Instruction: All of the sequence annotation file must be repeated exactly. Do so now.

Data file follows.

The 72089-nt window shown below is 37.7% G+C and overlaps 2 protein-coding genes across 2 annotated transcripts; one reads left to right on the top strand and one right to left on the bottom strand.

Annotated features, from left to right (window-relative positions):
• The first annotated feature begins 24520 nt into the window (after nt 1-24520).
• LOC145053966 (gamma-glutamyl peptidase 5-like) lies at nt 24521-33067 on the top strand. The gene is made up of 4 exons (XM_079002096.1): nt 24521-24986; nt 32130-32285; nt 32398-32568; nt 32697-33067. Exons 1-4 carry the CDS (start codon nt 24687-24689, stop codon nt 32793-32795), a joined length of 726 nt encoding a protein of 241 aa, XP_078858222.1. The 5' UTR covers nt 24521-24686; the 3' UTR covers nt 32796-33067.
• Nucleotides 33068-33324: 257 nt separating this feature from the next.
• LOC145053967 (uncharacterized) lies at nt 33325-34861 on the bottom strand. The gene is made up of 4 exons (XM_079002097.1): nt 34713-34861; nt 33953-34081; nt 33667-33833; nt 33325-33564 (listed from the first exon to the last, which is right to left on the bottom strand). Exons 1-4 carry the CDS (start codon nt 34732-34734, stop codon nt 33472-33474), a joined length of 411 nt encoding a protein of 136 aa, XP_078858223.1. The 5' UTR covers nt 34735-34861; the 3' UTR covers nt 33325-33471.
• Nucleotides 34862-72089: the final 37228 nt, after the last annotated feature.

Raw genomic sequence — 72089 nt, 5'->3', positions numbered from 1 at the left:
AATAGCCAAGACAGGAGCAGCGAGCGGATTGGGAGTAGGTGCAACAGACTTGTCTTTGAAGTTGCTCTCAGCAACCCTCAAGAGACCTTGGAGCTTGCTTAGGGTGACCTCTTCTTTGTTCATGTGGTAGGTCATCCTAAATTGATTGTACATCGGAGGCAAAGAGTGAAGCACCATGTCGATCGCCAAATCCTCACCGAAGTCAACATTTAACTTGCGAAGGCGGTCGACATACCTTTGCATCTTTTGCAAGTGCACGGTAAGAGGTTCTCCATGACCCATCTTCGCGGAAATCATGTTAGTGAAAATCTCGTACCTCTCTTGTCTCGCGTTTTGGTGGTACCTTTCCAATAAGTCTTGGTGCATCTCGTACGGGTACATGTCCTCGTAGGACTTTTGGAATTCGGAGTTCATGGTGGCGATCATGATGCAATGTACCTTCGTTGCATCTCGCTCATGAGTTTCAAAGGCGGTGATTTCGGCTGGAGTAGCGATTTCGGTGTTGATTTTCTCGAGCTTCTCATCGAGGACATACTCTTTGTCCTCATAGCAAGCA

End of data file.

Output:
The 72089-nt window shown below is 37.7% G+C and overlaps 2 protein-coding genes across 2 annotated transcripts; one reads left to right on the top strand and one right to left on the bottom strand.

Annotated features, from left to right (window-relative positions):
• The first annotated feature begins 24520 nt into the window (after nt 1-24520).
• LOC145053966 (gamma-glutamyl peptidase 5-like) lies at nt 24521-33067 on the top strand. The gene is made up of 4 exons (XM_079002096.1): nt 24521-24986; nt 32130-32285; nt 32398-32568; nt 32697-33067. Exons 1-4 carry the CDS (start codon nt 24687-24689, stop codon nt 32793-32795), a joined length of 726 nt encoding a protein of 241 aa, XP_078858222.1. The 5' UTR covers nt 24521-24686; the 3' UTR covers nt 32796-33067.
• Nucleotides 33068-33324: 257 nt separating this feature from the next.
• LOC145053967 (uncharacterized) lies at nt 33325-34861 on the bottom strand. The gene is made up of 4 exons (XM_079002097.1): nt 34713-34861; nt 33953-34081; nt 33667-33833; nt 33325-33564 (listed from the first exon to the last, which is right to left on the bottom strand). Exons 1-4 carry the CDS (start codon nt 34732-34734, stop codon nt 33472-33474), a joined length of 411 nt encoding a protein of 136 aa, XP_078858223.1. The 5' UTR covers nt 34735-34861; the 3' UTR covers nt 33325-33471.
• Nucleotides 34862-72089: the final 37228 nt, after the last annotated feature.

Raw genomic sequence — 72089 nt, 5'->3', positions numbered from 1 at the left:
AATAGCCAAGACAGGAGCAGCGAGCGGATTGGGAGTAGGTGCAACAGACTTGTCTTTGAAGTTGCTCTCAGCAACCCTCAAGAGACCTTGGAGCTTGCTTAGGGTGACCTCTTCTTTGTTCATGTGGTAGGTCATCCTAAATTGATTGTACATCGGAGGCAAAGAGTGAAGCACCATGTCGATCGCCAAATCCTCACCGAAGTCAACATTTAACTTGCGAAGGCGGTCGACATACCTTTGCATCTTTTGCAAGTGCACGGTAAGAGGTTCTCCATGACCCATCTTCGCGGAAATCATGTTAGTGAAAATCTCGTACCTCTCTTGTCTCGCGTTTTGGTGGTACCTTTCCAATAAGTCTTGGTGCATCTCGTACGGGTACATGTCCTCGTAGGACTTTTGGAATTCGGAGTTCATGGTGGCGATCATGATGCAATGTACCTTCGTTGCATCTCGCTCATGAGTTTCAAAGGCGGTGATTTCGGCTGGAGTAGCGATTTCGGTGTTGATTTTCTCGAGCTTCTCATCGAGGACATACTCTTTGTCCTCATAGCAAGCA